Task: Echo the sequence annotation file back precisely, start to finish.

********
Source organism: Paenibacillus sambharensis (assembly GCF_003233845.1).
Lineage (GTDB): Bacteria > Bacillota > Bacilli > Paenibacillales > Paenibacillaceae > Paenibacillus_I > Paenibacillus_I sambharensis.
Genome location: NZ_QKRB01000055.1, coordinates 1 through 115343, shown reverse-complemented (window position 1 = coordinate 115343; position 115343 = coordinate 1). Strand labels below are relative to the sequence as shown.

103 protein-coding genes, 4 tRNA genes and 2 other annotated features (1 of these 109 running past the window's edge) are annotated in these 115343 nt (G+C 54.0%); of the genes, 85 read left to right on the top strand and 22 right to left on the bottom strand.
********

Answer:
Source organism: Paenibacillus sambharensis (assembly GCF_003233845.1).
Lineage (GTDB): Bacteria > Bacillota > Bacilli > Paenibacillales > Paenibacillaceae > Paenibacillus_I > Paenibacillus_I sambharensis.
Genome location: NZ_QKRB01000055.1, coordinates 1 through 115343, shown reverse-complemented (window position 1 = coordinate 115343; position 115343 = coordinate 1). Strand labels below are relative to the sequence as shown.

103 protein-coding genes, 4 tRNA genes and 2 other annotated features (1 of these 109 running past the window's edge) are annotated in these 115343 nt (G+C 54.0%); of the genes, 85 read left to right on the top strand and 22 right to left on the bottom strand.